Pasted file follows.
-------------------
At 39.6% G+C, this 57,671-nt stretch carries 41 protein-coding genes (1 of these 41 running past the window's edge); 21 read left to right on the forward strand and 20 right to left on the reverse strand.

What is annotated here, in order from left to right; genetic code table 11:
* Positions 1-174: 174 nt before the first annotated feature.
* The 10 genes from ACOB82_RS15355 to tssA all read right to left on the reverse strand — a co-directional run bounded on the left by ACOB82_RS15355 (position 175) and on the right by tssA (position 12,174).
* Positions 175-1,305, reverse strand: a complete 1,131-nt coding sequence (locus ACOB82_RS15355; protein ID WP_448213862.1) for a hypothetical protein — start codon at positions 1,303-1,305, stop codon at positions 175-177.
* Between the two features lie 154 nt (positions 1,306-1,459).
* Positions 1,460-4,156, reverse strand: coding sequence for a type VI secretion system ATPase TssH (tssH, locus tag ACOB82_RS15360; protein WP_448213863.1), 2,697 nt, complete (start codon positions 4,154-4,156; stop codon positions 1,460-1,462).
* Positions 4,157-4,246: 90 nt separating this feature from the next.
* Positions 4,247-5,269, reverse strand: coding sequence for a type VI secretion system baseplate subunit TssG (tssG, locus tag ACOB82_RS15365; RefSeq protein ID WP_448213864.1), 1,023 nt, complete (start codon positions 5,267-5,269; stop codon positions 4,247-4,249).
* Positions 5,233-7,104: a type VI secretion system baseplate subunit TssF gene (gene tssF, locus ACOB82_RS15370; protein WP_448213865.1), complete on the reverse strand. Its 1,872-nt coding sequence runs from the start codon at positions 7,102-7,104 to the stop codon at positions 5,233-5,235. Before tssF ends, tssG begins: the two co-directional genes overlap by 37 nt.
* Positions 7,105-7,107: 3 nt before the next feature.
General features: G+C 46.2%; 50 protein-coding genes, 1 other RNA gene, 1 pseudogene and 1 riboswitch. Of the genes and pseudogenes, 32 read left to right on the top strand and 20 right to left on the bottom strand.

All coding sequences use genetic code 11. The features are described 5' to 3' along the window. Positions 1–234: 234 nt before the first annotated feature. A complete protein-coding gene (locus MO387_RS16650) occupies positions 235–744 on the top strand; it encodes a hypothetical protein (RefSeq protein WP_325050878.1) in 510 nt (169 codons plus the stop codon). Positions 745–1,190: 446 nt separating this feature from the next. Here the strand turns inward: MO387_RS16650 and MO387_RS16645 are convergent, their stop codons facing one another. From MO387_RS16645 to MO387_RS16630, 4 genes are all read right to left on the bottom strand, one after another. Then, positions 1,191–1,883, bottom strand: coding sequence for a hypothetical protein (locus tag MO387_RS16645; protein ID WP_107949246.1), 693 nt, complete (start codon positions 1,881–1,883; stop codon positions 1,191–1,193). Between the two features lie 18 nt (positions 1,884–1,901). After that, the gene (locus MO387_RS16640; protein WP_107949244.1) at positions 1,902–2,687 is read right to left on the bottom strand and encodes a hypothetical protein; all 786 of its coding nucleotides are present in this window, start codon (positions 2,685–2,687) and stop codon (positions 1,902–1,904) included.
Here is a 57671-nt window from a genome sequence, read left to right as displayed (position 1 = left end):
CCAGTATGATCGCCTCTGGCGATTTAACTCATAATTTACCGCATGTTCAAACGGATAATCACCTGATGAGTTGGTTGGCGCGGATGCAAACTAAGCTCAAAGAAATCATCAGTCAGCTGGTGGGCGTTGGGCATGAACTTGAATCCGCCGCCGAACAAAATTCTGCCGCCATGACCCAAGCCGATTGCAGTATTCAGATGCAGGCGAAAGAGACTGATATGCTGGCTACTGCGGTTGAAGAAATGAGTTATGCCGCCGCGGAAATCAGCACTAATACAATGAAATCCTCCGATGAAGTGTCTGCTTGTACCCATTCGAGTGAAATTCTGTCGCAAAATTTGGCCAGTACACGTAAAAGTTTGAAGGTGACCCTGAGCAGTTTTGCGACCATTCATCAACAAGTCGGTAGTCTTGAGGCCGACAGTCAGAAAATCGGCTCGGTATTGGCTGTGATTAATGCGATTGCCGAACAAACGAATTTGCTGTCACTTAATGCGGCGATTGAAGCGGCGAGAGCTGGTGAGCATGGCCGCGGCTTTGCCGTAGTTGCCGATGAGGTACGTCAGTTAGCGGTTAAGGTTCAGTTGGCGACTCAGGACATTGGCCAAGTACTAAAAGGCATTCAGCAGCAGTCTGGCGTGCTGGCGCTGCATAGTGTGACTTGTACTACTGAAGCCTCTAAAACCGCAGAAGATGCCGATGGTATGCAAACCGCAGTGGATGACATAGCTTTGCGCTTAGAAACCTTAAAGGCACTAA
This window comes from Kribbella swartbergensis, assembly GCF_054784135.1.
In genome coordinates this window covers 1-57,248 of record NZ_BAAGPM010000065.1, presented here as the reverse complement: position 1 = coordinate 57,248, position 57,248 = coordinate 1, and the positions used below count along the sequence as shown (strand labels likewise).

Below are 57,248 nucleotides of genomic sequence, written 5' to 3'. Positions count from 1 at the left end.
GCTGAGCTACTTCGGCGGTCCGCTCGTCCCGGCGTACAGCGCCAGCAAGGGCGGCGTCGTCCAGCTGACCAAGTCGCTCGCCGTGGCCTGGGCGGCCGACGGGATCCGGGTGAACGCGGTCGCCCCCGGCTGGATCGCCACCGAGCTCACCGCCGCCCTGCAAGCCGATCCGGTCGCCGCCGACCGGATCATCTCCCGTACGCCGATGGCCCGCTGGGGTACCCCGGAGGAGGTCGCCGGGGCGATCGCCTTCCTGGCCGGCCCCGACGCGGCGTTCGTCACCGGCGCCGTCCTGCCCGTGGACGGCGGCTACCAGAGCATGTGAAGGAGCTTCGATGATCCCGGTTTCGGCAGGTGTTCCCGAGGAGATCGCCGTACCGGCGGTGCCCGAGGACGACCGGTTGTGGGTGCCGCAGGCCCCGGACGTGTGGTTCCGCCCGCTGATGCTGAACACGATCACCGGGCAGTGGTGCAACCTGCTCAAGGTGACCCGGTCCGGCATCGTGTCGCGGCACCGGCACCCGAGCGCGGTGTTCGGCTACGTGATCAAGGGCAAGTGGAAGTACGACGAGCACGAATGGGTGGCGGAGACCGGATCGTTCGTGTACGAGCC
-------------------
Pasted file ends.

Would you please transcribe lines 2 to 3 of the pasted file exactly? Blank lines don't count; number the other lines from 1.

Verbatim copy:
What is annotated here, in order from left to right; genetic code table 11:
* Positions 1-174: 174 nt before the first annotated feature.